Mark_FisherProf Mark Fisher, Professor of Biochemistry and Molecular Biology at the University of Kansas Medical Center, recently spoke with Cambridge Healthcare Institute about the difficulty of understanding the causes of aggregation formation and the challenges in kinetic stability, and his strategy to assess ligand or solution-based stability of these aggregation-prone proteins. Dr. Fisher will be presenting this approach at the upcoming Protein Aggregates & Particles conference from 16-17 November, 2017, as part of the 9th Annual PEGS Europe Summit taking place in Lisbon, Portugal.

Dr. Mark Fisher received his BS degree in Chemistry from Purdue in 1982 and a Ph.D. in Biochemistry from the University of Illinois in 1987 under Dr. Stephen Sligar where he examined how cytochrome P450s biophysically controlled drug clearance rates by modulating electron transfer rates. He subsequently became a Postdoctoral fellow at NIH under Dr. Earl Stadtman until 1992 where he was among the pioneers in research to understand how molecular chaperones control protein folding and protein homeostasis in the cell. He is currently a full Professor in the Biochemistry and Molecular Biology Department at the University of Kansas Medical Center. His current research is focused on capturing or reversing protein misfolding/unfolding intermediates that can detected using various platforms of a chaperonin detection based biolayer interferometry. Applications include accelerating drug discovery pipelines that combines in silico drug design with validation of protein stability. In addition, Dr. Fisher has demonstrated that one can recapitulate endosomal environments to visualize real time pH-induced kinetics of toxin transitions using BLI technologies. In all cases, the overreaching goal of the laboratory is to identify methods to prevent; 1) protein unfolding events prior to aggregation, 2) protein misfolding that result in protein folding diseases and 3) protein toxin unfolding transitions that result in cell entry.


How has the industry changed or matured in terms of understanding the causes of aggregation formation and mechanisms of action?

The largest gray area in dealing with protein aggregation is the identification of regions that are susceptible toward transient unfolding and aggregation. Much progress has been made using newer faster isolation of protein fragments that pinpoint potential regions using hydrogen deuterium exchange measurements. This knowledge can lead toward specific engineering efforts to stabilize such regions and enhance protein stability for drug efficacy. Our implementation of nature’s guardians against protein aggregation to develop specific chaperonin biosensors has allowed us to enter the realm of detecting these transient, rapidly fluctuating regions even before large scale aggregation reactions are visible using more conventional particle dependent detection systems.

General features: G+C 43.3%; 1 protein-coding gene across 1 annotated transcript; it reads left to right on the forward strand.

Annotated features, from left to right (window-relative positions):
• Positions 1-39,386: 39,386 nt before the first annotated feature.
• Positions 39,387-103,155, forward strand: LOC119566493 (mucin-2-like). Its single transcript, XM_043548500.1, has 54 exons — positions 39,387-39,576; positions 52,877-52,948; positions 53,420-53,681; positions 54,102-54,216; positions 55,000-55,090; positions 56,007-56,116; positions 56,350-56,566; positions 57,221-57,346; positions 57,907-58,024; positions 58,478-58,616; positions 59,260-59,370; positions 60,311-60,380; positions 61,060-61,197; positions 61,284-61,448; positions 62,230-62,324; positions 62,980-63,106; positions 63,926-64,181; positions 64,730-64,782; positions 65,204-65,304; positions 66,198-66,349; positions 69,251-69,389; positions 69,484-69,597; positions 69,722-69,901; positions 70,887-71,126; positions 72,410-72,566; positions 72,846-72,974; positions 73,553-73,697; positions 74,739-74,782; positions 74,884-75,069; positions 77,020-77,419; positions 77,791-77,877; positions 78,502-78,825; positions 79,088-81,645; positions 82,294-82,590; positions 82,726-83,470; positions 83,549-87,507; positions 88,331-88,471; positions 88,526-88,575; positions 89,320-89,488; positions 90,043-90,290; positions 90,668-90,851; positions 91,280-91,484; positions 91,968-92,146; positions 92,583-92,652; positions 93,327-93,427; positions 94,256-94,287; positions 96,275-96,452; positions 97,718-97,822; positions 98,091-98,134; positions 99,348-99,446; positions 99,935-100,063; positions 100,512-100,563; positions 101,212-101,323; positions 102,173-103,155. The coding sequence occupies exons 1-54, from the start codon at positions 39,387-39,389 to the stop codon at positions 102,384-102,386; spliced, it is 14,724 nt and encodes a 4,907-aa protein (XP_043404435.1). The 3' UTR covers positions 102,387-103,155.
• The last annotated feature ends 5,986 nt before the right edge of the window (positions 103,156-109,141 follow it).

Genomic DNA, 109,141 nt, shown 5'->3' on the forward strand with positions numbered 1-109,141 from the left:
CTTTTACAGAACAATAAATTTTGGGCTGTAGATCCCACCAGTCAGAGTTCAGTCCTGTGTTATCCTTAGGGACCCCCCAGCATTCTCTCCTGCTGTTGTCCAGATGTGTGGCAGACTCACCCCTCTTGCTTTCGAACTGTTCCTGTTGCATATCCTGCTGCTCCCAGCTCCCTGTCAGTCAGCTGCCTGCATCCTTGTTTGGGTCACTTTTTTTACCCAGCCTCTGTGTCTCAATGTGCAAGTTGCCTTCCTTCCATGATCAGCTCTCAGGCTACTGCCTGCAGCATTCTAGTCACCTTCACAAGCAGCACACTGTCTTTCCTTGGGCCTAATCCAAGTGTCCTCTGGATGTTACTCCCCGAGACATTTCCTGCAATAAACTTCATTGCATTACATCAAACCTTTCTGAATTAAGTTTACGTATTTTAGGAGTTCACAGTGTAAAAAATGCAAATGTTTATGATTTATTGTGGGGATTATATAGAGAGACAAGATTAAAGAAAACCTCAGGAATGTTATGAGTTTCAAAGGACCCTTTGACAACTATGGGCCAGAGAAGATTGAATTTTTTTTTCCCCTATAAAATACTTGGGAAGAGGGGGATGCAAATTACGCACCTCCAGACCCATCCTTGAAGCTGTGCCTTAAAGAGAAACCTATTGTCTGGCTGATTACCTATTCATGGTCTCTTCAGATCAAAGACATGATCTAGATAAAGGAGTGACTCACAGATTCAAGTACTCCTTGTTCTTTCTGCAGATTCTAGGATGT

What are the challenges of kinetic stability of aggregation-prone proteins?

As stated above, the major challenge with protein therapeutics is developing stable proteins that can still function within biological systems. Proteins must remain flexible to a degree because protein dynamics and movement defines life. In more simple terms, increased protein stability can sometimes lead to a loss in biological activity. If stabilization can occur in regions that are not biologically relevant, than product stability can be quite helpful.

Can you describe your strategy to assess ligand or solution-based stability of aggregation-prone proteins using an automated chaperonin biolayer interferometry platform?

Our strategy is based on the observation that ligand based binding events translate into changes in protein dynamics. In this realm, one can observe instances where ligand binding will decrease flexibility and increase protein kinetic stability. Our chaperoin biolayer interferometry approach can also readily identify instances where molecular events will decrease protein kinetic stability. Our primary measurement depends on the amplification of the presence of hydrophobic aggregation prone patches on the protein surface that can be recognized by a very large promiscuous chaperonin. The automated approach depends on timed denaturant pulses where proteins that are specifically orientated on biosensor surfaces are momentarily exposed to denaturing conditions that are removed in a very precisely timed solution changes. The extent of denaturation directly correlates with the amplified signal from the chaperonin binding. If a stabilizer is present during the denaturation phase and delays the kinetic denaturation, the signal from the chaperonin binding is simply diminished. The resulting kinetically controlled denaturation isotherms are highly reproducible and overwhelming statistically significant. The beauty of this approach is that it works with any aggregation-prone protein that folds into a three dimensional structure.

To learn more about Dr. Fisher’s presentation and the PEGS Europe Summit, visit